You’ll also have seen him in films such as This Is 40 (2012) and They Came Together (2014), and in TV shows including Another Period, The Jim Gaffigan Show, Inside Amy Schumer, Maron, Reno 911!, and more besides. With Simon Pegg, he co-wrote the 2008 film Run Fatboy Run. In 2006, he both wrote and directed the 2006 comedy The Pleasure of Your Company (aka Wedding Daze) starring Jason Biggs and Isla Fisher. He’s also a prolific TV presenter, author and comedian, though we’re going to stop now because this bio is getting out of hand.

But of course, you know him best from his upcoming role of a lifetime: this month’s guest host of Hell Is For Hyphenates!

So which filmmaker has he chosen to talk about on the show?

Cue Bill Conti’s Gonna Fly Now and run up those Philly Museum of Art steps, because it’s none other than Sylvester Stallone!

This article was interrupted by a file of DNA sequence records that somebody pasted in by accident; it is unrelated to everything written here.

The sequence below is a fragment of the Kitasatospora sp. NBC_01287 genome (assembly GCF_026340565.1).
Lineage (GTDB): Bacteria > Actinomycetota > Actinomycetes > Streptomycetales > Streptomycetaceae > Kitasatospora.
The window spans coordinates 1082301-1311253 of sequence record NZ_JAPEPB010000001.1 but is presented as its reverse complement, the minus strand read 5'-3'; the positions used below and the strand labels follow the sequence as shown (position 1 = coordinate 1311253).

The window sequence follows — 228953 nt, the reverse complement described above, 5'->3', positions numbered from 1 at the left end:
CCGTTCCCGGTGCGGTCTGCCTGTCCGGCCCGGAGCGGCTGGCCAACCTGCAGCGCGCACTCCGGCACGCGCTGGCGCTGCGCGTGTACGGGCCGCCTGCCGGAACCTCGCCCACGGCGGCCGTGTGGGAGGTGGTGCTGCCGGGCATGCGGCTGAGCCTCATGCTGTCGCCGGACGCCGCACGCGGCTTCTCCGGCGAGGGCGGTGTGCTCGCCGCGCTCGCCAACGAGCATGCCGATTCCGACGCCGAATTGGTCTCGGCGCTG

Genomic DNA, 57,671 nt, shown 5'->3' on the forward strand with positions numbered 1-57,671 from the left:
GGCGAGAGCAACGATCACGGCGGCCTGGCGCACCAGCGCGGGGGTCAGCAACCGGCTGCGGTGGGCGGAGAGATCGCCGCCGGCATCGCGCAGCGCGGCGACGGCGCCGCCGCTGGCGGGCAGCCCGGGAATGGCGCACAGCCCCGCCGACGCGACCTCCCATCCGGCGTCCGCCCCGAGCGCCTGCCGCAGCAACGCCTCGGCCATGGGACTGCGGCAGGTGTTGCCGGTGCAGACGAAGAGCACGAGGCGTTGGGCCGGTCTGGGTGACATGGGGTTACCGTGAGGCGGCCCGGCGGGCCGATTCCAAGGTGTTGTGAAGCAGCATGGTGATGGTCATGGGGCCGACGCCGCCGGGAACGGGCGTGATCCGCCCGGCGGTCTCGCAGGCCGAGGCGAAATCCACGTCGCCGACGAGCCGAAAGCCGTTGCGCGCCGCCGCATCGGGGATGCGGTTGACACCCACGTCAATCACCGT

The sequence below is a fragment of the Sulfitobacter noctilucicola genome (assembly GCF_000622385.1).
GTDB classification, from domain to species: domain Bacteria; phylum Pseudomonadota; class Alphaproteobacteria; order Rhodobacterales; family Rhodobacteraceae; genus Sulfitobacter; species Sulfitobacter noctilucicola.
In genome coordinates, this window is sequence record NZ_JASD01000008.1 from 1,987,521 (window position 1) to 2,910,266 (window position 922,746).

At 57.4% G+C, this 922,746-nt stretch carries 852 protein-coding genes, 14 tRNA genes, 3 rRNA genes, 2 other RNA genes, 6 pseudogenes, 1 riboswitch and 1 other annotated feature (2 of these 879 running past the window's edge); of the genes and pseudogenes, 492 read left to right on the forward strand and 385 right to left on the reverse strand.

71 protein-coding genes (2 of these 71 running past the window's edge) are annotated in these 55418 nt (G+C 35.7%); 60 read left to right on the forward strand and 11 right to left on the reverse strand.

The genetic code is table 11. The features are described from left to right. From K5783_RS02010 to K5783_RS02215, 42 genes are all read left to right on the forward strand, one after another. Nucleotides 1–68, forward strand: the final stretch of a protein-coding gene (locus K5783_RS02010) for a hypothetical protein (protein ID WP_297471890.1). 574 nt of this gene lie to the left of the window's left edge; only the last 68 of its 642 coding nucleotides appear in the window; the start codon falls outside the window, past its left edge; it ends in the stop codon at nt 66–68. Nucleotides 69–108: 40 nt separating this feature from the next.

We all know the Stallone origin story: he was an aspiring actor who took matters into his own hands and wrote himself the role of a lifetime with 1976’s Rocky.

Rocky made him an instant star, but Stallone continued to work behind the scenes, writing numerous films and directing many of them: he debuted as director with Paradise Alley (1978), directed four out of the six Rocky films, made the Saturday Night Fever sequel Staying Alive (1983), directed 2008’s Rambo, and launched a new franchise with 2010’s The Expendables.

So what is it about Stallone the Filmmaker that so appeals to Michael? Join us on September 30 when we find out!

Be sure to subscribe now so you don’t miss the episode. Find us on iTunes, Stitcher Smart Radio, or whichever platform on which you prefer to listen to podcasts, except for the ones we’re not on.